Paper: Romney team consulted with LDS leaders

Published: Thursday, Oct. 19 2006 7:14 p.m. MDT

Governor Mitt Romney's political team has quietly consulted with leaders of the Mormon Church to map out plans for a nationwide network of Mormon supporters to help Romney capture the presidency in 2008, according to interviews and written materials reflecting plans for the initiative.

Over the past two months, Romney's political operatives and church leaders have discussed building a grass-roots political organization using alumni chapters of Brigham Young University's business school around the country. More recently, representatives of BYU, which is run by the church, and Romney's political action committee have begun soliciting help from prominent Mormons, including a well-known author suggested by the governor, to build the program, which Romney advisers dubbed Mutual Values and Priorities, or MVP.

The president and prophet of the Church of Jesus Christ of Latter-day Saints, Gordon B. Hinckley, has been made aware of the effort and expressed no opposition, the documents show, and at least one other top church official has played a more active role.

Church officials and Romney advisers downplayed the discussions. Church officials say they have a position of strict neutrality on political matters and are not supporting Romney's candidacy.

But documents indicate that Jeffrey R. Holland, one of 12 apostles who help lead the church worldwide, has handled the initiative for the Mormons and that he hosted a Sept. 19 meeting about it in his church office in Salt Lake City with Josh Romney, one of the governor's sons; Don Stirling, a paid consultant for the Commonwealth PAC, Romney's political action committee; and Kem Gardner, a prominent Salt Lake City developer who is one of Romney's biggest donors. Globe reporters observed Romney's representatives enter and leave chuch headquarters for the meeting.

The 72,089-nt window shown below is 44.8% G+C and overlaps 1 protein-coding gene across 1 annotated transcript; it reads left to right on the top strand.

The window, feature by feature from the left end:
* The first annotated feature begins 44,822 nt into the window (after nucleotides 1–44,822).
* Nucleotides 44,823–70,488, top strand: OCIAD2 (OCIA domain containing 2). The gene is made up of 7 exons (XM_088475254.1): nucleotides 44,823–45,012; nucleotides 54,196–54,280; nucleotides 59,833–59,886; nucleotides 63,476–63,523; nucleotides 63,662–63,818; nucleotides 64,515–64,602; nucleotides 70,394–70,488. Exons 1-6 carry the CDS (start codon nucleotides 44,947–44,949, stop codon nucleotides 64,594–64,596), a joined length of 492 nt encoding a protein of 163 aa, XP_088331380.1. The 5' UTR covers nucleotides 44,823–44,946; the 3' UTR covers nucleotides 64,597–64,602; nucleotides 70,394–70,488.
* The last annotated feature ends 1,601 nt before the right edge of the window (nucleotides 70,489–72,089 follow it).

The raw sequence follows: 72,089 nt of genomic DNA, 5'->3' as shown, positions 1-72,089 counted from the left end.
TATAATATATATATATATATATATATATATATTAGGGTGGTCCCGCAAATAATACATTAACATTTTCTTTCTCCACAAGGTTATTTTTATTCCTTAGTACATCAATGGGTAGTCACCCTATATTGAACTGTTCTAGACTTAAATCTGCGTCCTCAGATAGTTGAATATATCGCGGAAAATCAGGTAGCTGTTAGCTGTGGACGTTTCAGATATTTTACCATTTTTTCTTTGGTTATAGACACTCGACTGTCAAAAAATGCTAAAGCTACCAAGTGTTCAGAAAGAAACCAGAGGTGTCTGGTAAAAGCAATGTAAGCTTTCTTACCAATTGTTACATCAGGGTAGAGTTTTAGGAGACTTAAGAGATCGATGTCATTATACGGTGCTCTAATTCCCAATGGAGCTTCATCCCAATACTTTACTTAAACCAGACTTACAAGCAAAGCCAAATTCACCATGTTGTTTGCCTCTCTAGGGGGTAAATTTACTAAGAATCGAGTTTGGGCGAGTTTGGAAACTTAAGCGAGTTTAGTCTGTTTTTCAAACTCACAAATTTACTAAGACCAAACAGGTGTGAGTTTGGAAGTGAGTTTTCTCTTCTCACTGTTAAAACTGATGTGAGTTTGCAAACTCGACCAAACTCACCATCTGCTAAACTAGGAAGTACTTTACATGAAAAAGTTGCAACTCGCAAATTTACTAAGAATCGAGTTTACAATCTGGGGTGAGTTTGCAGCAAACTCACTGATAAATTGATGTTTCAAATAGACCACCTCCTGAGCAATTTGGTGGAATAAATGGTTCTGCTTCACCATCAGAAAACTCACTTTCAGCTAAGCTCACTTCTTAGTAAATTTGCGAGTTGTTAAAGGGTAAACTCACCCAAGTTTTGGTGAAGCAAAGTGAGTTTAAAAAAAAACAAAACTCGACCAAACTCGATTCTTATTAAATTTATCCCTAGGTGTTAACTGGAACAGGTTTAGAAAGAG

Prior to the Sept. 19 meeting, Gardner had already met with Holland at least once to discuss the initiative, documents show.

Holland, a former BYU president, suggested using the alumni organization of the university's business school, the BYU Management Society, to build a network for Romney, according to the documents. Such a plan would give Romney an established infrastructure — the alumni group has 5,500 members in about 40 US chapters — for raising money and generating support.

Eight days later, Stirling, Spencer Zwick, a top political aide to Romney, and the governor's brother, Scott Romney, held a dinner at a private Salt Lake City club for other prominent Mormons, where they discussed the effort further. Among those invited were Steve Albrecht, associate dean of the BYU business school, the Marriott School of Management.

On Oct. 9, Albrecht and Ned Hill, the business school dean, sent an e-mail to 50 Management Society members and 100 members of the school's National Advisory Council asking them to join them in supporting Romney's potential bid for the presidency. Hill and Albrecht signed the message with their official BYU titles, sent the e-mail from a BYU e-mail address, and began the message "Dear Marriott School Friend."

"We are writing to you as a friend to see if you have any interest in helping Governor Romney by volunteering to serve as a Community or Neighborhood Chair," Hill and Albrecht wrote in the e-mail, which was reviewed by the Globe. "Governor Romney's chances for success are significantly enhanced and energized by people, such as you, who are willing to help him at the grass-roots level throughout the United States."

Anyone interested in helping Romney was asked to send a note to Albrecht at his BYU e-mail address.

Federal restrictions

Both the church and BYU, as tax-exempt, nonprofit organizations, are prohibited by federal law from advocating on behalf of a particular candidate or political party.

The church's director of media relations, Michael R. Otterson, called "nonsense" the suggestion that church leaders were working to promote Romney.

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